In the past century, medical research has led to improved health and increased life expectancy largely because of success in preventing and treating infectious diseases. This success has come about through the use of antibiotics and vaccines, improved hygiene, and increased public awareness. New threats to health continually emerge naturally, however, as bacteria and viruses evolve, are transported to new environments, or develop resistance to drugs and vaccines. Some familiar examples of these so-called emerging or re-emerging infections include HIV/AIDS, West Nile virus, severe acute respiratory syndrome (SARS), and annual outbreaks of influenza.
To control epidemics and protect the public health, medical researchers must quickly identify naturally occurring microbes and then develop diagnostic tests, treatments, and vaccines for them. Preparing for bioterrorism—the deliberate release of a microbe into a community in which it is not a current health concern—calls for the identical scientific skills and strategies.
For more than 50 years, NIAID has led the nation's medical research effort to understand, treat, and prevent the myriad infectious diseases that threaten hundreds of millions of people worldwide. The NIAID portion of the National Institutes of Health (NIH) budget—received each year from Congress—supports medical research conducted on the NIH campus in Maryland, at the Rocky Mountain Laboratories in Montana, and at universities and research centers, primarily nationwide but also overseas. The benefits of this research reach people of all ages worldwide.
Because NIAID has broad experience, expertise, and success in developing medical tools to fight infectious diseases, it now also plays a leading role in the nation's fight against bioterrorism. The Institute has greatly expanded its research programs to accelerate the development of new and improved diagnostics, treatments, and vaccines to protect civilians from deadly infectious diseases, whether they emerge naturally or are deliberately released.
Through a process of extensive expert consultation, NIAID has developed a strategic plan for biodefense and emerging infectious diseases research. Key elements of the plan include the following:
NIAID's ultimate goal is to develop new and improved diagnostics, vaccines, and treatments for diseases caused by infectious agents. Medical tools such as these can only be developed, however, with a solid understanding of the biology of the disease-causing agents, whether they occur naturally or are deliberately released. Such research sometimes requires working with the actual microbes or their toxins. This research must be conducted in special biosafety laboratories and in accord with the many laws, regulations, policies, and well-established guidelines that govern research on these microbes and the design, management, and operation of these laboratories. All these provisions aim to protect not only the lab workers but also the surrounding community from accidental exposure to infectious agents.
The Biosafety in Microbiological and Biomedical Laboratories guidelines specify four levels of safety and security required for laboratory facilities in which such research will take place. The general characteristics of the biosafety levels (often referred to as BSL-2 to BSL-4) are summarized in Table 1.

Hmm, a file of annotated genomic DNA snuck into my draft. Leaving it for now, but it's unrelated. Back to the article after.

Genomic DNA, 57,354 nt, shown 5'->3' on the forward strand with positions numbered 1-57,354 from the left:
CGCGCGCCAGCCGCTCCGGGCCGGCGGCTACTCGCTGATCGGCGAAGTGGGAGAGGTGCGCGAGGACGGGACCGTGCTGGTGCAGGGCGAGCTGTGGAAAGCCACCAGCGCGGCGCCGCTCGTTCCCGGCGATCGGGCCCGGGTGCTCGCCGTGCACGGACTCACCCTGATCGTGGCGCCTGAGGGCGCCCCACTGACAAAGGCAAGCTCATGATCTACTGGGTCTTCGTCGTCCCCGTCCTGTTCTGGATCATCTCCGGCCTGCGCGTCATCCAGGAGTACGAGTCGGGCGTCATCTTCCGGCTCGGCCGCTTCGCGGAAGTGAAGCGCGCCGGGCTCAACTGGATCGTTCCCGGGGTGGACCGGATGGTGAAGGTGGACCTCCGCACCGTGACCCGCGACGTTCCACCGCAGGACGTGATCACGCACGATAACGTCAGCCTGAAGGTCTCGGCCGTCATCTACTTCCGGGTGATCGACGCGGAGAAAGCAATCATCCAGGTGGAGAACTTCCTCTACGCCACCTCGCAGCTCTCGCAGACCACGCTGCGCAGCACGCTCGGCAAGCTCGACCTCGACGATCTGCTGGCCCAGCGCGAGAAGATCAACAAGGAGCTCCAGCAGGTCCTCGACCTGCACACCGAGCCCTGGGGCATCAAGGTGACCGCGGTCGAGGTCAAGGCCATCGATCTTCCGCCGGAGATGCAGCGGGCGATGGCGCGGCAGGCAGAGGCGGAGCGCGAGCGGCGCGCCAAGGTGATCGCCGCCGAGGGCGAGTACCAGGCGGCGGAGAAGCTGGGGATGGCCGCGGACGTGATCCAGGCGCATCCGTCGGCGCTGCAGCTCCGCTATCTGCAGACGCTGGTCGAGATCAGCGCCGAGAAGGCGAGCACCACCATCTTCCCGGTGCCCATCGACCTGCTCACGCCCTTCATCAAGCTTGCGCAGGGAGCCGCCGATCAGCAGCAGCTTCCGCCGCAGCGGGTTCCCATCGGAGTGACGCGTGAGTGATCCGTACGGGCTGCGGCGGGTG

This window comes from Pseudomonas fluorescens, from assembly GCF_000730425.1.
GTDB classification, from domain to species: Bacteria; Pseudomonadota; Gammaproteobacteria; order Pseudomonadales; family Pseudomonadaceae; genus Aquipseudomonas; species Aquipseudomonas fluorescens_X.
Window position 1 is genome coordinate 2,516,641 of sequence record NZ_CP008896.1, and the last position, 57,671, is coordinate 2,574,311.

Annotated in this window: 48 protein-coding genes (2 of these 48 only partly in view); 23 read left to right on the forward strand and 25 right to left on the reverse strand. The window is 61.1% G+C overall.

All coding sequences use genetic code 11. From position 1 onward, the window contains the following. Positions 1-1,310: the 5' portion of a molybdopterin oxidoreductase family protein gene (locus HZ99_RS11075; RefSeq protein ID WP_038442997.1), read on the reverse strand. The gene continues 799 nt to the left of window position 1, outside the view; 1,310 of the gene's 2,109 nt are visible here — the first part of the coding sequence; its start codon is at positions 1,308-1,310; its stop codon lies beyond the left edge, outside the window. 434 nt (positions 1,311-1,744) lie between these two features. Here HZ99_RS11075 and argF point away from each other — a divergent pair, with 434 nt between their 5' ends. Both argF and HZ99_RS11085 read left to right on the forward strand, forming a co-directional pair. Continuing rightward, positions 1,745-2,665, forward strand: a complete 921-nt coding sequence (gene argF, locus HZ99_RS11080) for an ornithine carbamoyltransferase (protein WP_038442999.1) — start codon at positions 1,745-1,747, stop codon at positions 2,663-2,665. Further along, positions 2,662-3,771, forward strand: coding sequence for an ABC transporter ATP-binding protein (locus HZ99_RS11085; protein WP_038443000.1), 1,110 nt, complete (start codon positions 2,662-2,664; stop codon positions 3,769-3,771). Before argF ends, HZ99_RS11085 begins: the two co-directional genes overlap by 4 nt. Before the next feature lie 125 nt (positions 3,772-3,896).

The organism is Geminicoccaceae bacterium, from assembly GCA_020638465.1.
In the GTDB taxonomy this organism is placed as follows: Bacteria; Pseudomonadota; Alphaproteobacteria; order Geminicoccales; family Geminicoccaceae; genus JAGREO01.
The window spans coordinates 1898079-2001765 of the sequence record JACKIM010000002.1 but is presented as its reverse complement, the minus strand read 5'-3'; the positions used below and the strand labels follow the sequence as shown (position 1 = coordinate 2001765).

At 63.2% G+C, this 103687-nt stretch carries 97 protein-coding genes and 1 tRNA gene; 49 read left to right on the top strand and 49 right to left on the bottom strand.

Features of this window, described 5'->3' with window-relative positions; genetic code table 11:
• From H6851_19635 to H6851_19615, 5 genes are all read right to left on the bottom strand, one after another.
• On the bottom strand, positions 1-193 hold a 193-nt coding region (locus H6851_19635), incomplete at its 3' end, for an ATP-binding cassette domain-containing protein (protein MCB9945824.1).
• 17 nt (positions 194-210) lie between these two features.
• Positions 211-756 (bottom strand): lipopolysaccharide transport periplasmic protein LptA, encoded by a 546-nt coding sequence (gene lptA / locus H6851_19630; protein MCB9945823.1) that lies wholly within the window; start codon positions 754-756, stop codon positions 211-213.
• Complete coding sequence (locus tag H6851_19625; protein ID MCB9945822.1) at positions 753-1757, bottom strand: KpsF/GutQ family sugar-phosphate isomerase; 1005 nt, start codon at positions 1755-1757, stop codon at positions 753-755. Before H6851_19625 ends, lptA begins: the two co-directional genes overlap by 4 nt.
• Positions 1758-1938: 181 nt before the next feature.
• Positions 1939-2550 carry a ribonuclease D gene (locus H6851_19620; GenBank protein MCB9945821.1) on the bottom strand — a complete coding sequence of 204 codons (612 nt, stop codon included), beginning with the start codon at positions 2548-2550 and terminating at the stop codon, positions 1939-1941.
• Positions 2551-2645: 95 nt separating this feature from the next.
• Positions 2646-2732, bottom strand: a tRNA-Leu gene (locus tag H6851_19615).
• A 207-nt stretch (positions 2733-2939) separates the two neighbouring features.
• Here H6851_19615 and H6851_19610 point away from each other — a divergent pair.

Many U.S. institutions and companies with infectious disease research programs have BSL-3 laboratory suites required to perform their research. Most such laboratories, however, are small, dedicated to particular uses, or in need of modernization. In addition, some hospitals have small laboratory or clinical areas that can operate at this level, including space for isolating patients suspected or known to have certain highly contagious diseases.
BSL-4 labs have the most stringent safety and security requirements. There are currently only four operational BSL-4 laboratory suites in the United States: at the Centers for Disease Control and Prevention in Atlanta; at the United States Army Medical Research Institute for Infectious Diseases at Fort Detrick in Frederick, Maryland; at the Southwest Foundation for Biomedical Research in San Antonio, Texas; and at the University of Texas at Galveston. Georgia State University in Atlanta has a small BSL-3/BSL-4 glove box facility. In addition, a small BSL-4 facility exists on the NIH campus in Bethesda, Maryland, but it is currently being operated only at a BSL-3 level for research on important emerging infectious diseases.
Recent natural and bioterrorist events involving infectious agents have made it very clear that from a strategic national perspective, a serious shortage of BSL-3 and BSL-4 laboratory space exists. This problem has been well documented by the Institute of Medicine, and it has repeatedly been identified in NIAID's strategic planning process. Thus, NIAID's research agenda for biodefense and emerging infectious diseases includes plans to construct and renovate BSL-3 and BSL-4 laboratories around the country. To be most effective, these laboratories must be located where established teams of researchers already work side-by-side on related scientific problems.
NIAID-Funded Research Will Include
NIAID-Funded Research Will NOT Include
NIAID Policies Regarding Security, Publication, and Secrecy
BSL-2 practice plus
BSL-3 practices plus
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Last Updated July 23, 2010